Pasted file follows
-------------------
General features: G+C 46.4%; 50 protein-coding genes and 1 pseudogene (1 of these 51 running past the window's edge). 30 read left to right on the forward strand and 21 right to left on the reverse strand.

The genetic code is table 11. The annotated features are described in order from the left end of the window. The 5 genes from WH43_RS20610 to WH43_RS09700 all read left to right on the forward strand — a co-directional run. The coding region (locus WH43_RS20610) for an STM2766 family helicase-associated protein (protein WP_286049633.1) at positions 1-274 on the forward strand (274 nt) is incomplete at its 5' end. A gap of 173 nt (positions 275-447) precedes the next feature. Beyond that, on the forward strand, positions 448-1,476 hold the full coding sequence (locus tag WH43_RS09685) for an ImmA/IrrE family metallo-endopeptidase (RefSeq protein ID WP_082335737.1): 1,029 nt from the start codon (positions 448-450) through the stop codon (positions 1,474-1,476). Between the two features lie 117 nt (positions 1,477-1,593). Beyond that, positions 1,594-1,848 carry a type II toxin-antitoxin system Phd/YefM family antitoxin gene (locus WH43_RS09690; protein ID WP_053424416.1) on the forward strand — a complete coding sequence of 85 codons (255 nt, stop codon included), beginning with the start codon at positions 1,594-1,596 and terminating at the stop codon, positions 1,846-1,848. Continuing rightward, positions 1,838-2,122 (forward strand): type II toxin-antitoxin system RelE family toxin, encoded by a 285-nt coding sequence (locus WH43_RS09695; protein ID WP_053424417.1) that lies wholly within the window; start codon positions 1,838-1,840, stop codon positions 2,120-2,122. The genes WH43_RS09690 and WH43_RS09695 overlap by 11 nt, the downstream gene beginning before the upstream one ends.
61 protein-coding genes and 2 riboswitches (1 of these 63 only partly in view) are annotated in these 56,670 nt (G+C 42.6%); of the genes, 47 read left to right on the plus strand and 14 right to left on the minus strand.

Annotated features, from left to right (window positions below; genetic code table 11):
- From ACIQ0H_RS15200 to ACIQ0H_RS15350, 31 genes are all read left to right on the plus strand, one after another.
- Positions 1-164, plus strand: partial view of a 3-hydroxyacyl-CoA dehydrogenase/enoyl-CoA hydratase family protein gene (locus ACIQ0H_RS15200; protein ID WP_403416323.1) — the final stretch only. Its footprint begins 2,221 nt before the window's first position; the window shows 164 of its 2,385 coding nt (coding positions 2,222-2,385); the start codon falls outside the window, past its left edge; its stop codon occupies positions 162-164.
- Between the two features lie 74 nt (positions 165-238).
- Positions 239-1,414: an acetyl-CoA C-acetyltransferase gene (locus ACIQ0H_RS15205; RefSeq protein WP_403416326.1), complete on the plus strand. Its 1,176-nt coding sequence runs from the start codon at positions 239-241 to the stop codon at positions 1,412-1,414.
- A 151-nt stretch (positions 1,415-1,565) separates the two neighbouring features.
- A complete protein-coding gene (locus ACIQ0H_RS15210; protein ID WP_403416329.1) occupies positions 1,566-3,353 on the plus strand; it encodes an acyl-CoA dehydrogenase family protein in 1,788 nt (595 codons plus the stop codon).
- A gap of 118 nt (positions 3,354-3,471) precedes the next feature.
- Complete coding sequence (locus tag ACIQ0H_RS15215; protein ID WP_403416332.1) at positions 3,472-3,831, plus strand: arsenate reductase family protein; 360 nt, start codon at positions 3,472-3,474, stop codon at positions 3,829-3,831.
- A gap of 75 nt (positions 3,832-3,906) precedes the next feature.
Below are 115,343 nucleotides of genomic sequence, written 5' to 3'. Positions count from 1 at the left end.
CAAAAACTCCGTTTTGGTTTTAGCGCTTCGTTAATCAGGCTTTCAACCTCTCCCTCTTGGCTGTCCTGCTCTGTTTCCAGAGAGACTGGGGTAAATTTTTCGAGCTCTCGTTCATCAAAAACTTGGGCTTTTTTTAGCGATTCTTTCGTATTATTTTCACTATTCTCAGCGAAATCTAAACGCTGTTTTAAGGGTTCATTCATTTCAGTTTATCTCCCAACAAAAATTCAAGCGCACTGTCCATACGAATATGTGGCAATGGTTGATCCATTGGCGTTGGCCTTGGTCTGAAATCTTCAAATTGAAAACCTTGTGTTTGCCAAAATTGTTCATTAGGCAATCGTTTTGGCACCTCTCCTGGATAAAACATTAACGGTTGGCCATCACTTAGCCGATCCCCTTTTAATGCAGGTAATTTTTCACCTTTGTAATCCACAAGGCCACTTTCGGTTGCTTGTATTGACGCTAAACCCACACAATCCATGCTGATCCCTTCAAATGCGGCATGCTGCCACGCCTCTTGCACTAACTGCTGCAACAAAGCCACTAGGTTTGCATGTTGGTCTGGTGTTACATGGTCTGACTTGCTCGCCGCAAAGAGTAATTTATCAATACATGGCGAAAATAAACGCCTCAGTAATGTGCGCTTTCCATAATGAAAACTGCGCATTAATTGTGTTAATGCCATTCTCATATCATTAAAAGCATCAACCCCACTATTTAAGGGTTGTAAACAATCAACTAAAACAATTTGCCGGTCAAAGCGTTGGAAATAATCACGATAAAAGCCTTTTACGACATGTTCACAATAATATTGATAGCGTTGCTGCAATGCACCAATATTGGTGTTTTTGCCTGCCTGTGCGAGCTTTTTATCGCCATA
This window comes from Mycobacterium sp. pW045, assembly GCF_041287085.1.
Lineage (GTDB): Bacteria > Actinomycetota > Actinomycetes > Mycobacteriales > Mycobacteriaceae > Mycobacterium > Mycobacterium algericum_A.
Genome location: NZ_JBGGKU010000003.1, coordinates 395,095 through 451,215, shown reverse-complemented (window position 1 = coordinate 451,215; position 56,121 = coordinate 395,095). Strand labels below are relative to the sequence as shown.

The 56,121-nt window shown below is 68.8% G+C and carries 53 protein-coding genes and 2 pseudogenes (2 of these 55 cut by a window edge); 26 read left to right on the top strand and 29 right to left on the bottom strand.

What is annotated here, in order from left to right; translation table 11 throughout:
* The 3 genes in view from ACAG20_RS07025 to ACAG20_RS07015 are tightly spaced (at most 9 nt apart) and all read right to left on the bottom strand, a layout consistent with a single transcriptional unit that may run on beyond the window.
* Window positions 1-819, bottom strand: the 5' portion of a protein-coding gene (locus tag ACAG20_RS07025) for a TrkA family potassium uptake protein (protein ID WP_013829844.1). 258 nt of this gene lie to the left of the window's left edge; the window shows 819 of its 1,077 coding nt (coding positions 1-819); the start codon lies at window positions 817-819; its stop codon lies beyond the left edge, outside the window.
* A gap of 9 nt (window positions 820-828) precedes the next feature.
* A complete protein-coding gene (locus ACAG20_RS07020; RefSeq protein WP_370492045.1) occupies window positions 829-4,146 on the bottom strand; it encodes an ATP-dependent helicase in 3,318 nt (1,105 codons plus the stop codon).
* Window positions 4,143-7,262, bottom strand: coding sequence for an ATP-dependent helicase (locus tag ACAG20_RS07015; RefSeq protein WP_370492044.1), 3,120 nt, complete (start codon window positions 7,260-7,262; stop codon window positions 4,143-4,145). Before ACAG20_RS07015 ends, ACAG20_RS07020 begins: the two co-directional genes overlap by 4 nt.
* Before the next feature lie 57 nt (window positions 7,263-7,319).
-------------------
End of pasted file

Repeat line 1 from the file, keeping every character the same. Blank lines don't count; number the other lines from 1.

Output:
General features: G+C 46.4%; 50 protein-coding genes and 1 pseudogene (1 of these 51 running past the window's edge). 30 read left to right on the forward strand and 21 right to left on the reverse strand.